Use of medical reports


Country Report: Use of medical reports Last updated: 18/04/24


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The LAR includes a provision, according to which the caseworker, with the consent of the asylum seeker, can order a medical examination to establish evidentiary statements of past persecution or serious harm.[1] If such consent is refused by the asylum seeker, this should not be an impediment to issuing the first instance decision. The law also envisages that the medical examination can be initiated by the asylum seeker, but in this case he or she should bear the medical expert’s cost.

However, such reports are only exceptionally commissioned by caseworkers of the SAR. In most of the cases where medical reports were provided – if not all – this was at the initiative of the asylum seeker or his or her legal representative. The costs of such medical reports are covered by legal aid, which is awarded in the majority of cases which concern vulnerable applicants. If no legal aid is awarded, the costs of the medical report are borne by the asylum seeker.

The law only requires the caseworker to order a medical examination in one particular case, which is when there are indications that the asylum seeker might be mentally ill.[2] In this case, if the result of the medical examination report shows that the asylum seeker suffers from a disease or mental illness, the caseworker approaches the SAR’s Chairperson, who refers the case to the court for appointment of a legal guardian to the asylum seeker which is required to be able to continue with the examination of the asylum application.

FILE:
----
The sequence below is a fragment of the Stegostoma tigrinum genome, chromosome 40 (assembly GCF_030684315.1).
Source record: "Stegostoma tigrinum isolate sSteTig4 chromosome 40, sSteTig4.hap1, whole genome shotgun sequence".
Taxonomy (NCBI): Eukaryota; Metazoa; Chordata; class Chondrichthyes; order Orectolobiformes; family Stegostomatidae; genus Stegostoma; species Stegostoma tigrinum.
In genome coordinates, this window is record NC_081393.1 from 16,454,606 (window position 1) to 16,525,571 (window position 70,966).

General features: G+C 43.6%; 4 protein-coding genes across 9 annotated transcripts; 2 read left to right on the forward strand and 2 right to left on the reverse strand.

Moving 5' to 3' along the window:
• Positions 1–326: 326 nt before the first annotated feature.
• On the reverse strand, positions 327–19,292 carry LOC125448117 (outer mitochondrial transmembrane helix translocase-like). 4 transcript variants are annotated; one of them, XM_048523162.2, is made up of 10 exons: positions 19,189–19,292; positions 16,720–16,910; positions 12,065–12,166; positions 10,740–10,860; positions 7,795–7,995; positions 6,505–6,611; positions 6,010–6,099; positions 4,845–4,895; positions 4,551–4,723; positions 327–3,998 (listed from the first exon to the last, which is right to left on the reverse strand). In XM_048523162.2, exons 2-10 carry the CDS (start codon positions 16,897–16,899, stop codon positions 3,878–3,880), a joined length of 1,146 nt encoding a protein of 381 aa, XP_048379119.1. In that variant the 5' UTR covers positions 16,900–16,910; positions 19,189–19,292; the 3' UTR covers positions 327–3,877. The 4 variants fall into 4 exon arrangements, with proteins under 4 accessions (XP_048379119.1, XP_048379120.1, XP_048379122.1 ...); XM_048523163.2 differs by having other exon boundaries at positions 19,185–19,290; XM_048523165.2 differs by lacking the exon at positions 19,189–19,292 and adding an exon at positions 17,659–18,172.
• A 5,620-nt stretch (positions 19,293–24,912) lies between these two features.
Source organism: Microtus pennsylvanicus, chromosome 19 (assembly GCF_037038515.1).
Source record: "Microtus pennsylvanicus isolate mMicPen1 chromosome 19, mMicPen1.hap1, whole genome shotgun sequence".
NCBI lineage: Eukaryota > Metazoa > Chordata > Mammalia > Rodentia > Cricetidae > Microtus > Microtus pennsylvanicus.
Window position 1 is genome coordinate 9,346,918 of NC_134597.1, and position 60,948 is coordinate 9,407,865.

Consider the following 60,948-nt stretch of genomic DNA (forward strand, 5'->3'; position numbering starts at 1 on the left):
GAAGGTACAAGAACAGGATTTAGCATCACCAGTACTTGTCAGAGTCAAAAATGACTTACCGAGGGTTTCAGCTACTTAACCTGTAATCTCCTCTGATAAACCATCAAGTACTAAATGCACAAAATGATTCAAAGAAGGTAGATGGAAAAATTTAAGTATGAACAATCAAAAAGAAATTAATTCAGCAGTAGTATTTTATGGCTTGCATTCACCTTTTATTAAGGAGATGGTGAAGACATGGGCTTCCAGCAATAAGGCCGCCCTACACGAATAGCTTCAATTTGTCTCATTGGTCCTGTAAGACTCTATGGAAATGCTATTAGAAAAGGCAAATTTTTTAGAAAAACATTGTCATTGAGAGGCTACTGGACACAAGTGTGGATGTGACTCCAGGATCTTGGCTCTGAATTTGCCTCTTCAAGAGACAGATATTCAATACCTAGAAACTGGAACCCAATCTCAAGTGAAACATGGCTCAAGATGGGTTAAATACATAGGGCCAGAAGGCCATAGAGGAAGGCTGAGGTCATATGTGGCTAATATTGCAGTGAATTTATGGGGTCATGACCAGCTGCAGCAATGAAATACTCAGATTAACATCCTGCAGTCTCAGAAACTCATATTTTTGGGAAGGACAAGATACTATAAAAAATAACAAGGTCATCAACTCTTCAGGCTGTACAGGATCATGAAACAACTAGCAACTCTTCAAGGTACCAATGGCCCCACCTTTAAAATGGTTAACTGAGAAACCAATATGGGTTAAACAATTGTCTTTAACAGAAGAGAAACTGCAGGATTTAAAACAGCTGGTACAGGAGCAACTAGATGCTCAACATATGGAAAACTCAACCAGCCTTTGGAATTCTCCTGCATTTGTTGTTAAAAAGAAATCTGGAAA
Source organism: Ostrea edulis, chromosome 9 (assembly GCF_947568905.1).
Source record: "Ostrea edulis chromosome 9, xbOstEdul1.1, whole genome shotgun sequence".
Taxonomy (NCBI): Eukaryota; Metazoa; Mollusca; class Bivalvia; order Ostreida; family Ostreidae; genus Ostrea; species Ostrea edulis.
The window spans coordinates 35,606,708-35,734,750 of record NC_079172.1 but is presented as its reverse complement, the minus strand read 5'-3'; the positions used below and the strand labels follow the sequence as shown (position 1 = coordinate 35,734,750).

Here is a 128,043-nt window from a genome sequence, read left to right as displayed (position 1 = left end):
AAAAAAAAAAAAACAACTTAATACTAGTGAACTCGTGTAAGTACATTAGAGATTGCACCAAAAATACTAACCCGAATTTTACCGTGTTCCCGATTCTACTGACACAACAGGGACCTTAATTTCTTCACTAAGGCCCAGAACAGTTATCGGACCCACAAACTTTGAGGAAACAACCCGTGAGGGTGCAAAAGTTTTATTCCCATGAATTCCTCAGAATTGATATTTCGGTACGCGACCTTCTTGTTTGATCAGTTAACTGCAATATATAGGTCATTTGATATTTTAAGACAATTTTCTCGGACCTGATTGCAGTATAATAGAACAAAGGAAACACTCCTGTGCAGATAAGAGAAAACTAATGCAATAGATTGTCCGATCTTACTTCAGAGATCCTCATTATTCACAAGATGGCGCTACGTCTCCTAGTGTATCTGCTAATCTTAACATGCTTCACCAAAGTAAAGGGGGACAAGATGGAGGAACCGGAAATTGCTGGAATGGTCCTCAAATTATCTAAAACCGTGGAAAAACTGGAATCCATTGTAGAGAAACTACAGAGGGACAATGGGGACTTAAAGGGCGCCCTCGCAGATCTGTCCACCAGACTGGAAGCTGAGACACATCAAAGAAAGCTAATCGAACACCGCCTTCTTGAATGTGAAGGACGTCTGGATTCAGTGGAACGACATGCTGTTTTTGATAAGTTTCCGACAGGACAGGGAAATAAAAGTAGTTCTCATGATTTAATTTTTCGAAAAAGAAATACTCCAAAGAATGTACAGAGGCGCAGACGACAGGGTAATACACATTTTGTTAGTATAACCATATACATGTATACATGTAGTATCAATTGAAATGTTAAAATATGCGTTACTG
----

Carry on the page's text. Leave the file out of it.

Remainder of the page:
[1] Article 61a(7) LAR. 

[2] Article 61a(5) LAR.

Table of contents

  • Statistics
  • Overview of the legal framework
  • Overview of the of the main changes since the previous report update
  • Asylum Procedure
  • Reception Conditions
  • Detention of Asylum Seekers
  • Content of International Protection
  • ANNEX – Transposition of the CEAS in national legislation